Back 10 Questions to Prof. José Gutierrez Marquez

Or: Why José Gutierrez Marquez does not have a home

Good architecture should …
… evoke a longing.

Architects are …
… like water and wine.
We drink water because we’re thirsty but no one knows exactly why we drink wine. With architects, it’s similar. We need houses predominantly to protect us from the weather. But we design good architecture to satisfy our need for beauty and to give a building the necessary ambiance.

Are there any buildings you feel particularly passionate about?
I’m a passionate fan of good brick architecture. You’ll find that, of course, in Germany, but there’s also a longstanding tradition in South America. I admire the architects that have built such fantastic things with this material: Peter Behrens, Fritz Höger, and also Alvar Aalto.

What inspires you?
Everything with a compositional frame inspires me. You can generate ideas from each kind of composition, whether it’s music, graphic design, literature or indeed cooking. All this is inspiring and can be transferred to an architectural idea.

What has been your biggest success to date?
Success is a word I don’t like. In Italian, there’s a saying: 'figli di un dio minore' (children of a lesser god). If we consider our projects children, then we have many children of lesser gods in our office, but some of our projects are more powerful. For me, these include the SBB Control Centre Gotthard Base Tunnel and, of course, the Master Houses in Dessau.

What does home mean to you?
For me, the meaning of home has been lost. I have no home. I feel like a traveller. When you’ve lived half your life like a nomad in different countries, then you don’t have a home any more.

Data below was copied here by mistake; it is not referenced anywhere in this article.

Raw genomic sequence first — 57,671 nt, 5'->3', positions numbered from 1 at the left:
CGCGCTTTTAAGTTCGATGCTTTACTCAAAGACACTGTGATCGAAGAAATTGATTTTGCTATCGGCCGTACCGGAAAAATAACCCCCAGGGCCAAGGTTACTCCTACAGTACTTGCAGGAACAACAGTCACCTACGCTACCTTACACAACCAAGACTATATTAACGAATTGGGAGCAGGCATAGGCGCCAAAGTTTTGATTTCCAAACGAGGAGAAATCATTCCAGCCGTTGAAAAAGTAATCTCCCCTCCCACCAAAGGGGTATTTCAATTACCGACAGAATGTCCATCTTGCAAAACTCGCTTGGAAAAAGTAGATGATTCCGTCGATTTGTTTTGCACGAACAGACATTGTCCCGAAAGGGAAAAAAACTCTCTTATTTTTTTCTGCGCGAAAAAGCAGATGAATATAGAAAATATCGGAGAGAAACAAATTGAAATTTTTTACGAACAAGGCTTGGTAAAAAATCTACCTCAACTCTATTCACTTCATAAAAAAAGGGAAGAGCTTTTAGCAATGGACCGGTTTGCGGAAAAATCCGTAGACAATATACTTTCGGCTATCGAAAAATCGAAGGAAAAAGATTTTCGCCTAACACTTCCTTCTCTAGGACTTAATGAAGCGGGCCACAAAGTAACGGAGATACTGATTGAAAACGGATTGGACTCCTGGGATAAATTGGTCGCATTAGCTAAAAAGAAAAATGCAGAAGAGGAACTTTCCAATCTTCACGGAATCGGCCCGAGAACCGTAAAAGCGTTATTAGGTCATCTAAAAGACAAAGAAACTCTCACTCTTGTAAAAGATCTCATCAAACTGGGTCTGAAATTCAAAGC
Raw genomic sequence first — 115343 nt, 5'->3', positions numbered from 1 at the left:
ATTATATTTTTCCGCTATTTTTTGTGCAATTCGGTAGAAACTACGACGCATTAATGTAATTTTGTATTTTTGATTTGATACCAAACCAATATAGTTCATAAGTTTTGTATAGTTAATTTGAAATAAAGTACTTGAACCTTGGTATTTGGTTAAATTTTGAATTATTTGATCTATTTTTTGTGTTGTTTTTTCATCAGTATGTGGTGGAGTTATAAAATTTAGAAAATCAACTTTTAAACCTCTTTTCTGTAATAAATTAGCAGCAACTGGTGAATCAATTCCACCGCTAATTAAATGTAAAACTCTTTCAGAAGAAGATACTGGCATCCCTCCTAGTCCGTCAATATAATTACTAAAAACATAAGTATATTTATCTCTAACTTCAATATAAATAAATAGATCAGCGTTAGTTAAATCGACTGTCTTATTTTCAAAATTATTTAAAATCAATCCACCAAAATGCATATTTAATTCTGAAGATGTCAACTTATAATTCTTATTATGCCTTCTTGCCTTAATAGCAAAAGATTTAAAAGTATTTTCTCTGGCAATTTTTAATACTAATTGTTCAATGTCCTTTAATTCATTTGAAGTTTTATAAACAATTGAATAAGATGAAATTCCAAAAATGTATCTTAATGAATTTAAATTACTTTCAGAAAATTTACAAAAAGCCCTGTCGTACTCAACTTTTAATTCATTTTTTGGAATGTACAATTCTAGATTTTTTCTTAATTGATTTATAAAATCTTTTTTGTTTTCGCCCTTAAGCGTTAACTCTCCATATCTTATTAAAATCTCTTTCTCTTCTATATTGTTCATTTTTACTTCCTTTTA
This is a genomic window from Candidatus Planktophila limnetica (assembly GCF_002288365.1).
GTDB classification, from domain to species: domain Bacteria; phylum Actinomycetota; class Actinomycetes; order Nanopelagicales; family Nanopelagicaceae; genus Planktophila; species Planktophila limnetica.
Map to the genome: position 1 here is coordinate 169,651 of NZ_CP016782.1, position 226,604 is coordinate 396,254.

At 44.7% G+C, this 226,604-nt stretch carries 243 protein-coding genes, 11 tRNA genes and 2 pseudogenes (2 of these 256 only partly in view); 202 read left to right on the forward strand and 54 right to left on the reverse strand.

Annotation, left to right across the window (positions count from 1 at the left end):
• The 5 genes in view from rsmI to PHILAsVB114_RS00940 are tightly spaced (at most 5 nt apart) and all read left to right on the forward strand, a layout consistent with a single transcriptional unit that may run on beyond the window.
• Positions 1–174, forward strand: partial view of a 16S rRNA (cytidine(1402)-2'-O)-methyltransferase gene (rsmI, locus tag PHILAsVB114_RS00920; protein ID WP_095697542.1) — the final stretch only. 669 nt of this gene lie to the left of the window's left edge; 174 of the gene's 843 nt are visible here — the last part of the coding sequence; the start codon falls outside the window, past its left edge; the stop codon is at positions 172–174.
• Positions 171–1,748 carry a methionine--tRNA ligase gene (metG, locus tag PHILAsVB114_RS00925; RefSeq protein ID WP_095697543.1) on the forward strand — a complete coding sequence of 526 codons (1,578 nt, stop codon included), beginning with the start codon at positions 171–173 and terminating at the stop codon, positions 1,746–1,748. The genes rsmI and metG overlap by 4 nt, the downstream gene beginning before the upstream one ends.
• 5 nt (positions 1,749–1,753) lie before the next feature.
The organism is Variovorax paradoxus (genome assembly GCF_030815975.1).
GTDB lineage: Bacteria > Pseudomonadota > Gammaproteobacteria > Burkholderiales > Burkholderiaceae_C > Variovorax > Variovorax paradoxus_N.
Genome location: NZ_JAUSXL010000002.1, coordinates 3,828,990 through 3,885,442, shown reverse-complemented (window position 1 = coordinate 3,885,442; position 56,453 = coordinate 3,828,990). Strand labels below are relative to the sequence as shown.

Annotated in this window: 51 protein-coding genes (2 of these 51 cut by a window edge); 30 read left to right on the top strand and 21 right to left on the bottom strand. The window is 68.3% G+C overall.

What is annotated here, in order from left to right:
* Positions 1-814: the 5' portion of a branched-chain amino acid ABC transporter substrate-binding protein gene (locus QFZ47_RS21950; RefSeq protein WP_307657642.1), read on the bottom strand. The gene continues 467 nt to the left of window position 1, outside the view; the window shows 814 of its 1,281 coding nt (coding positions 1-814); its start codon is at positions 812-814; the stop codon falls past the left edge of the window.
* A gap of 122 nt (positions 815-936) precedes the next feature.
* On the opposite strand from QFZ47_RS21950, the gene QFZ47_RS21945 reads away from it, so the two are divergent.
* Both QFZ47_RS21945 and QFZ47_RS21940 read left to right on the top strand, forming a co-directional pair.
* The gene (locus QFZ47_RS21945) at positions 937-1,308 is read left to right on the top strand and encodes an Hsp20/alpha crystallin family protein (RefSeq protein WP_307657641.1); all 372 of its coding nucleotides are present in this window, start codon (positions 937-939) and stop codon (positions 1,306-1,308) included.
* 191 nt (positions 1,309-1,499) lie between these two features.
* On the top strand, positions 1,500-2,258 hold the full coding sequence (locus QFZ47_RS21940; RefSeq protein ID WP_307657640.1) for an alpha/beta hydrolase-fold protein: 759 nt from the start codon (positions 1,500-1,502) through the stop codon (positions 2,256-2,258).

Which of your projects do you care about most?
That’s the municipal library in Schweinfurt. Our first project where we were responsible for everything. The night before the opening, we were in the building alone and we thought: well, that’s it. Our first completed project.

What connections do you have with the Bauhaus? Which parallels do you see in your work?
We are aware of some parallels, other parallels we recognise through interpretations by other people and through discussions about the buildings. A lot of thinking and many ideas were already predefined with the Master Houses in Dessau. We have inherited these ideas and have transformed them for us, for example, the idea of German rationalism through reduction of exaggeration and the avoidance of gestures. Reduction generates a force that’s a consequence of refusal. We have taken up these ideas, but we have implemented them in our own way.

Do you have any advice for young architects?
Being an architect can bring great happiness. However, this happiness can only be realised if you deliver. When you try to manage the effort and energy you have to invest, you will be frustrated. But, when you are really passionate, the reward will be to completely become one with your work and to forget about time. And, when this is your personal definition of happiness, you’ve done everything right.

If you hadn’t become an architect, what would you be today?
A teacher.
Bruno Fioretti Marquez
Schlesische Straße 26
10997 Berlin